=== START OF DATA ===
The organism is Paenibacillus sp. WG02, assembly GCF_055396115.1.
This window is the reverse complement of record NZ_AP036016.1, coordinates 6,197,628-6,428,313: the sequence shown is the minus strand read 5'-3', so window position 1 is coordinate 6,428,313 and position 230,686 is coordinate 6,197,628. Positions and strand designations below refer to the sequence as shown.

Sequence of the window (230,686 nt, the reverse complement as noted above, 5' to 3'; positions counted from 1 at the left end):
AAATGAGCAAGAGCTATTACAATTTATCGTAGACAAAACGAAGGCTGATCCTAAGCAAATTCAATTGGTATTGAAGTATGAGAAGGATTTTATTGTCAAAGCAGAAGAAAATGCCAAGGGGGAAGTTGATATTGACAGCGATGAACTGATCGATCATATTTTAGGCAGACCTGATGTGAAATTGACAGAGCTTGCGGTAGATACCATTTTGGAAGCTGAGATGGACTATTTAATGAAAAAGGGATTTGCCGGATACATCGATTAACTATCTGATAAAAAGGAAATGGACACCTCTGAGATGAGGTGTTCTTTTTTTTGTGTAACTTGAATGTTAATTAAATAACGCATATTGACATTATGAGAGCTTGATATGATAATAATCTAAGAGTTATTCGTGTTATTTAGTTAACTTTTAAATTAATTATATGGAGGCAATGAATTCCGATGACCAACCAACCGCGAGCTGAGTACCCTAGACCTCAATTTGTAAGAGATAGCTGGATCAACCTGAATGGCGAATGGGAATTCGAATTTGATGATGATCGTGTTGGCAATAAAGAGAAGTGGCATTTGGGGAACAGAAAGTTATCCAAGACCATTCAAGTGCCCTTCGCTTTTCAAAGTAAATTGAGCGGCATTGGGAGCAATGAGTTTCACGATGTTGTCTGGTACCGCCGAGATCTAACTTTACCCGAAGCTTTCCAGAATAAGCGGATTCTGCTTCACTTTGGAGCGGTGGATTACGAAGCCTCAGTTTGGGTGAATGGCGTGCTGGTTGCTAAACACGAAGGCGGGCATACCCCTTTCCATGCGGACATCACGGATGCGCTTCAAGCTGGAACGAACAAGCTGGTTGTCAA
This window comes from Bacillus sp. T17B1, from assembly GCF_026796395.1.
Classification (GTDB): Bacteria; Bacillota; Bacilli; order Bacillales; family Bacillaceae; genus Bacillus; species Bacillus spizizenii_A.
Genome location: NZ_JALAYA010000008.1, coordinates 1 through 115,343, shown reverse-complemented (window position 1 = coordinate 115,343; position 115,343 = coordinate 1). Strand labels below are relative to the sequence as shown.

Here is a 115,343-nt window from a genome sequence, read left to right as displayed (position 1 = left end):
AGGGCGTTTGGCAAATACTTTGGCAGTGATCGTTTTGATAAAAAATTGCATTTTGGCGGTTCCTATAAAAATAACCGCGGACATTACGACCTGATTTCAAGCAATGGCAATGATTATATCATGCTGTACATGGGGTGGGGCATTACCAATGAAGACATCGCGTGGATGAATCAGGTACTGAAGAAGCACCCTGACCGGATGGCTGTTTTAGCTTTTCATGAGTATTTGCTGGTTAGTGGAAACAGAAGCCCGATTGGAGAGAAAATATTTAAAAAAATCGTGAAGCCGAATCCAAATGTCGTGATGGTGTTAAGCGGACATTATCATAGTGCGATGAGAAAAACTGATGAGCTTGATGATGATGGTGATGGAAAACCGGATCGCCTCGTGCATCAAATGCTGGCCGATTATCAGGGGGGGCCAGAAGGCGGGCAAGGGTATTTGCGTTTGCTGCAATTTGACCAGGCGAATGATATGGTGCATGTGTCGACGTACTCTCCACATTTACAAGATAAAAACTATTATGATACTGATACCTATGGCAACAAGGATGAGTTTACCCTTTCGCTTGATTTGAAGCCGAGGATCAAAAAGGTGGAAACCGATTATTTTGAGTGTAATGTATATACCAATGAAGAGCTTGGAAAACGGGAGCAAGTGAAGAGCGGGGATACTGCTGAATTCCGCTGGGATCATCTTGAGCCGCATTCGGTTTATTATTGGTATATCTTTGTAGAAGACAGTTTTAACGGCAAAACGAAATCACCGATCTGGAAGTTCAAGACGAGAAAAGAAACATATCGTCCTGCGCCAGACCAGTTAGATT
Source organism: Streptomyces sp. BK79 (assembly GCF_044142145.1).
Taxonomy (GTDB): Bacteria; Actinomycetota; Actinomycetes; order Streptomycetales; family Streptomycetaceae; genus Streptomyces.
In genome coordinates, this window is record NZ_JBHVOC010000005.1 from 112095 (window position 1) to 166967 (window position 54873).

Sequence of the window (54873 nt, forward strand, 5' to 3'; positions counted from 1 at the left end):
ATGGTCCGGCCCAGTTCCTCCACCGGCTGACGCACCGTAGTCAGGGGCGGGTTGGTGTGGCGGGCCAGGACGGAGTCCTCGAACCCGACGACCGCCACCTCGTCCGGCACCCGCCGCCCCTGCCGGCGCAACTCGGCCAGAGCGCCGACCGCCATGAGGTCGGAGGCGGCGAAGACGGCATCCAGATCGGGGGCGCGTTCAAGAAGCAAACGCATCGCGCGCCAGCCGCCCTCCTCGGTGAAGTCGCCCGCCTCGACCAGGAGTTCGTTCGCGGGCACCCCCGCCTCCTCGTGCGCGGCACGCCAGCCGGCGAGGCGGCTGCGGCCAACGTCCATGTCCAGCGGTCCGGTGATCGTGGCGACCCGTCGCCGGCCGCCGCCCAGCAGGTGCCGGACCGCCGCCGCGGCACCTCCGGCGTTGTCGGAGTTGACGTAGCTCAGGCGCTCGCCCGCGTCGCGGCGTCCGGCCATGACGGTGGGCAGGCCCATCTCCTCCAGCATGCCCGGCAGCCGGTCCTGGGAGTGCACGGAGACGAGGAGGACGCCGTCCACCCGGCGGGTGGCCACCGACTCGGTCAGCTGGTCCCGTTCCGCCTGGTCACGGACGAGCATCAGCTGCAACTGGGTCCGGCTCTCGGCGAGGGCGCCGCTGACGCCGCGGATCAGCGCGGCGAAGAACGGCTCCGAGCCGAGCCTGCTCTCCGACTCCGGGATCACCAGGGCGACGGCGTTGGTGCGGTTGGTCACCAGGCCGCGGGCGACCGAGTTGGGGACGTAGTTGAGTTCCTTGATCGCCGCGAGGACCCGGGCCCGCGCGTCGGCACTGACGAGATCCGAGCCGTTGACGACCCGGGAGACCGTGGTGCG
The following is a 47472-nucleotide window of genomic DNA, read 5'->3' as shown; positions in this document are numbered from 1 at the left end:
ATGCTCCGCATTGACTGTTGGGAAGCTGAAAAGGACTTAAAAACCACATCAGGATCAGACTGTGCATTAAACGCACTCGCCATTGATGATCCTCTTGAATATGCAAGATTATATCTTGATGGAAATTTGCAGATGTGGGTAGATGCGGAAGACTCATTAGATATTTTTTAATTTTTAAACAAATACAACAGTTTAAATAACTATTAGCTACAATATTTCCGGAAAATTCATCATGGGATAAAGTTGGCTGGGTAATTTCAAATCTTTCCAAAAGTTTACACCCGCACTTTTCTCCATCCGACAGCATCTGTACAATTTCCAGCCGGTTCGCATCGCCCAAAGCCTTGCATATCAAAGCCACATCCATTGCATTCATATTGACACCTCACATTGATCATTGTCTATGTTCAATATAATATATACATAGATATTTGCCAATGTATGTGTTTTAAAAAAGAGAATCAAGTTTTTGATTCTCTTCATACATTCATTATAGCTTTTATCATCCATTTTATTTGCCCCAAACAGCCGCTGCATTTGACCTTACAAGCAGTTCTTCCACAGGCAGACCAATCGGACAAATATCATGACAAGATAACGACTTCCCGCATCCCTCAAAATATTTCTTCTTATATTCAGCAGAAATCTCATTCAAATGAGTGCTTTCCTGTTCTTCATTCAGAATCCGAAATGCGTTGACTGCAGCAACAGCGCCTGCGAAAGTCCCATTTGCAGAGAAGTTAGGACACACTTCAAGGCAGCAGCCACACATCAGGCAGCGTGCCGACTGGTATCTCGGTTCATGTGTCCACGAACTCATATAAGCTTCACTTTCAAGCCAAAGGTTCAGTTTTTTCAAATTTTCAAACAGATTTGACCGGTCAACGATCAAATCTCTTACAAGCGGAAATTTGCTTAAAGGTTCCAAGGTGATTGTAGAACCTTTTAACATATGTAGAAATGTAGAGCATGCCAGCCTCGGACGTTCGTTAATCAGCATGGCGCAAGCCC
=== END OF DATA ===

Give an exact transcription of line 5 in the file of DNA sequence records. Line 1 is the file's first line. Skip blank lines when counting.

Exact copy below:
This window comes from Bacillus sp. T17B1, from assembly GCF_026796395.1.